Hot on the heels of China mega factories are now India and Vietnam. Indonesia is now also making a play for cheaper products than China can produce.
They have been quoted as saying they don’t want to hold more than about half the bonds on issue. I don’t have a strong view on the merits of that, but note that the RBA approach – explicitly targeting the three year rate – appears to have allowed them to scale back their bond purchases. They never had a quantity specified, just a “whatever it takes”.
Sadly, I haven’t seen any journalists ask them the question of why not do more if projected inflation is persistently below target.
Projected inflation is persistently below target because China’s mega factories are mass producing at a massive scale that has imported deflation throughout the world. On the heels of China are India and Vietnam hoping to copy China’s economic model of mega factories. Any sign of price inflation and the super efficient distribution chains like The Warehouse or K-mart or Walmart are building brand new outlet stores to shift products from Chinese factories at cheaper and cheaper prices. Motto of these mega retail stores is, you manufacture it cheaper and I will sell it for you.
Hi Michael – a quick question on LSAP and inflation. I heard somebody on Nine to Noon suggesting that one of the main effects of QE is inflation in financial asset prices (rather than the consumer inflation measured by CPI), benefitting the already-wealthy. Your thoughts?
It was an argument used in the US for much of the last decade. The LSAP certainly boosts bond prices. The equity market channel is less significant here than in much of the world, but to the extent it is a channel here it certainly tends to favour first the existing wealthy.
The key problem is that whatever it is doing, it isn’t doing much for demand or employment.
+1 on negative rates.
NZ needs to innovate.
A yield curve with -5% OCR & 2%+risk free return at the long end would help drive risk taking & allow debt reduction for those able to borrow at the short end.
It really should be coupled with a comprehensive capital gains tax to focus the productive use of money rather than blowing more asset bubbles.
Point of interest – if term deposits turn negative does that become a tax credit or simply a capital loss?
Interesting question (your final point). I don’t know the answer at all.
If it shows up as negative interest rates paid or as bank charges then it would be a tax deduction.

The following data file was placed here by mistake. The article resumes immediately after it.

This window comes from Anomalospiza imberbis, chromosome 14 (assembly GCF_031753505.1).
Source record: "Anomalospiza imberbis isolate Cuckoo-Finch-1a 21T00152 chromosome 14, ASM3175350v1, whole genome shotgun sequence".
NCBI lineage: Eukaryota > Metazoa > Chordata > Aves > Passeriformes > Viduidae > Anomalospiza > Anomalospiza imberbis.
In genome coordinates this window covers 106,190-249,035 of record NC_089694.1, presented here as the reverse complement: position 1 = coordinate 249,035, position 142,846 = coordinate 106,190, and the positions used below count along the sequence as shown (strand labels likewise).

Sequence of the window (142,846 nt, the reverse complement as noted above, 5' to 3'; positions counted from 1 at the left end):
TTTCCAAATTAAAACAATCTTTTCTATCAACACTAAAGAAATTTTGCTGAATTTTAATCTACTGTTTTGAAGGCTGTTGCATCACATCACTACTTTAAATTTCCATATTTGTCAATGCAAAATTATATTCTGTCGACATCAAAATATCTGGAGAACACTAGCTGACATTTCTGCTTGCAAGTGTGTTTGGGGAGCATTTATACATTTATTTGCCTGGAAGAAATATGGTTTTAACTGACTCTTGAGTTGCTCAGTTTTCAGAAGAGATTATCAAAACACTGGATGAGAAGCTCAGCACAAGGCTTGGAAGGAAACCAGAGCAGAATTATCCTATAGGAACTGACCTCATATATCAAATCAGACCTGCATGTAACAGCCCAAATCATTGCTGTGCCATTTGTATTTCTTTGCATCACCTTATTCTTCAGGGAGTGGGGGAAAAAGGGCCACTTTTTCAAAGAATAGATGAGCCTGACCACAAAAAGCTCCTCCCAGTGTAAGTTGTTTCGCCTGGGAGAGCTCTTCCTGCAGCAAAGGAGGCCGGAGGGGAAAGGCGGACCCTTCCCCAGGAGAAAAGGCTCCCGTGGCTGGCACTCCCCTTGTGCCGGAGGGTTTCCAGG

Equivalent to a Trading Loss – negative revenue
The thing that gets me is the dissonance between the Governor’s view and the staff view… its almost like he is an external commentator on what the staff are saying down in the detail… this is most surprising – neither has the other’s back… either he doesn’t understand it or the staff are wrong, yet the difference in view is allowed into the public arena… why??
The end can’t come soon enough for the Governor’s reign… its has been a major disappointment.
Reign? I would have thought what is needed is more like a good butler – invisible, self-effacing but the work gets done quietly. Is that why they are called public servants?
I agree, RBNZ governors should not be superstars. They are there to ensure banks are stable and the NZD is stable so that we can actually buy our cheap deflationary products. Both of which are rock solid at this time.
Michael, just so I have this correct, are you saying you ‘want’ the RBNZ to aggressively go to -2-5% OCR? Regardless of mandated inflation targets if so…what kind of message would that send to “main st”?
No, the key point here is not “regardless”, but “consistent with”. The Bank itself is forecasting that it will fail to meet its inflation targets, which is a strong prima facile argument for a looser monetary policy for a time. A better world might be one in which an OCR of, say,+2% was warranted but for now that isn’t the world we live in.
The message would be that “we are passionate about getting the economy back to full employment and keeping inflation close to 2%.
Given the demand/health shock, tend to think the situation is one where “borrowers don’t want to borrow; lenders don’t want to lend” so the government has to do the spending – at least initially (and preferably efficiently).
Relying on negative interest rates to spur demand and enable the resurrection of positive real interest rates, I think, overlooks the spending of money as a much more powerful impulse than its price.
Lenders do want to lend to residential property owners. With a phone call I did manage to secure $30k in emergency Overdraft at 2.9% interest rate. The tenant it was supposed to have covered decided they will keep paying their rents. I have therefore invested that $30k plus another $40k also from existing OD accounts into the NZX.
It is really the businesses. hotels and retail properties that struggle to get a loan